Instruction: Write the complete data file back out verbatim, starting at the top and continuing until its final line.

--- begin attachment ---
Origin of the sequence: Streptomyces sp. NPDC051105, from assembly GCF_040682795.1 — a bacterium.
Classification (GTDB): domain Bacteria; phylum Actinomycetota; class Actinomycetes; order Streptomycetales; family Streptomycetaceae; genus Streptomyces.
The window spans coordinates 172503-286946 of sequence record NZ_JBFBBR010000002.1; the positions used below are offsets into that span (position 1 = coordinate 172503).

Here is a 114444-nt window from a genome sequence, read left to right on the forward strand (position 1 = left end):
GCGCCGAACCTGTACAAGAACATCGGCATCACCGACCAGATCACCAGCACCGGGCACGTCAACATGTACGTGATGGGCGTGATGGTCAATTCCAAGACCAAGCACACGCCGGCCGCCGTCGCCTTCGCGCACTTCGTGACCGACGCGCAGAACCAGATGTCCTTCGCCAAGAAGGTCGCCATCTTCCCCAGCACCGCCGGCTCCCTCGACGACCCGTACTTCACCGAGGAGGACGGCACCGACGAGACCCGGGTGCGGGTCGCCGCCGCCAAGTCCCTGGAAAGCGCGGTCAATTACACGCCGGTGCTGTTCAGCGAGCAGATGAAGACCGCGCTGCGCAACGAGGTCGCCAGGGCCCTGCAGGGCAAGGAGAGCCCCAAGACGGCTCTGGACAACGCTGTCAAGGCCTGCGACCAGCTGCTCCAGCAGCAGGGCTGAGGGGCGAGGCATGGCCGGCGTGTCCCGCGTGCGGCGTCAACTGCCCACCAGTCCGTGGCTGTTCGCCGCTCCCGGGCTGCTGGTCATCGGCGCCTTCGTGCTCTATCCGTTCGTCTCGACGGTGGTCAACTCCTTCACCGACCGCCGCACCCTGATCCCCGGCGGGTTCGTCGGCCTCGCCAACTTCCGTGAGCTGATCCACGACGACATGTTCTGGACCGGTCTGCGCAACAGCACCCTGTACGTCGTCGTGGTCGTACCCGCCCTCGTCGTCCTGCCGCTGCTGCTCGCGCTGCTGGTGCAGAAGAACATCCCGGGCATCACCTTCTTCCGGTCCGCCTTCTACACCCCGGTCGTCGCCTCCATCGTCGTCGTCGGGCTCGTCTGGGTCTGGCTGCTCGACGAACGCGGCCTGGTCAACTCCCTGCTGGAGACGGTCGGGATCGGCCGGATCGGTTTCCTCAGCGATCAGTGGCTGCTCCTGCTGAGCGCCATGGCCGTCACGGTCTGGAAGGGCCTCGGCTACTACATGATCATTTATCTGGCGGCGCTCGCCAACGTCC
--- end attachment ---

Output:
Origin of the sequence: Streptomyces sp. NPDC051105, from assembly GCF_040682795.1 — a bacterium.
Classification (GTDB): domain Bacteria; phylum Actinomycetota; class Actinomycetes; order Streptomycetales; family Streptomycetaceae; genus Streptomyces.
The window spans coordinates 172503-286946 of sequence record NZ_JBFBBR010000002.1; the positions used below are offsets into that span (position 1 = coordinate 172503).

Here is a 114444-nt window from a genome sequence, read left to right on the forward strand (position 1 = left end):
GCGCCGAACCTGTACAAGAACATCGGCATCACCGACCAGATCACCAGCACCGGGCACGTCAACATGTACGTGATGGGCGTGATGGTCAATTCCAAGACCAAGCACACGCCGGCCGCCGTCGCCTTCGCGCACTTCGTGACCGACGCGCAGAACCAGATGTCCTTCGCCAAGAAGGTCGCCATCTTCCCCAGCACCGCCGGCTCCCTCGACGACCCGTACTTCACCGAGGAGGACGGCACCGACGAGACCCGGGTGCGGGTCGCCGCCGCCAAGTCCCTGGAAAGCGCGGTCAATTACACGCCGGTGCTGTTCAGCGAGCAGATGAAGACCGCGCTGCGCAACGAGGTCGCCAGGGCCCTGCAGGGCAAGGAGAGCCCCAAGACGGCTCTGGACAACGCTGTCAAGGCCTGCGACCAGCTGCTCCAGCAGCAGGGCTGAGGGGCGAGGCATGGCCGGCGTGTCCCGCGTGCGGCGTCAACTGCCCACCAGTCCGTGGCTGTTCGCCGCTCCCGGGCTGCTGGTCATCGGCGCCTTCGTGCTCTATCCGTTCGTCTCGACGGTGGTCAACTCCTTCACCGACCGCCGCACCCTGATCCCCGGCGGGTTCGTCGGCCTCGCCAACTTCCGTGAGCTGATCCACGACGACATGTTCTGGACCGGTCTGCGCAACAGCACCCTGTACGTCGTCGTGGTCGTACCCGCCCTCGTCGTCCTGCCGCTGCTGCTCGCGCTGCTGGTGCAGAAGAACATCCCGGGCATCACCTTCTTCCGGTCCGCCTTCTACACCCCGGTCGTCGCCTCCATCGTCGTCGTCGGGCTCGTCTGGGTCTGGCTGCTCGACGAACGCGGCCTGGTCAACTCCCTGCTGGAGACGGTCGGGATCGGCCGGATCGGTTTCCTCAGCGATCAGTGGCTGCTCCTGCTGAGCGCCATGGCCGTCACGGTCTGGAAGGGCCTCGGCTACTACATGATCATTTATCTGGCGGCGCTCGCCAACGTCC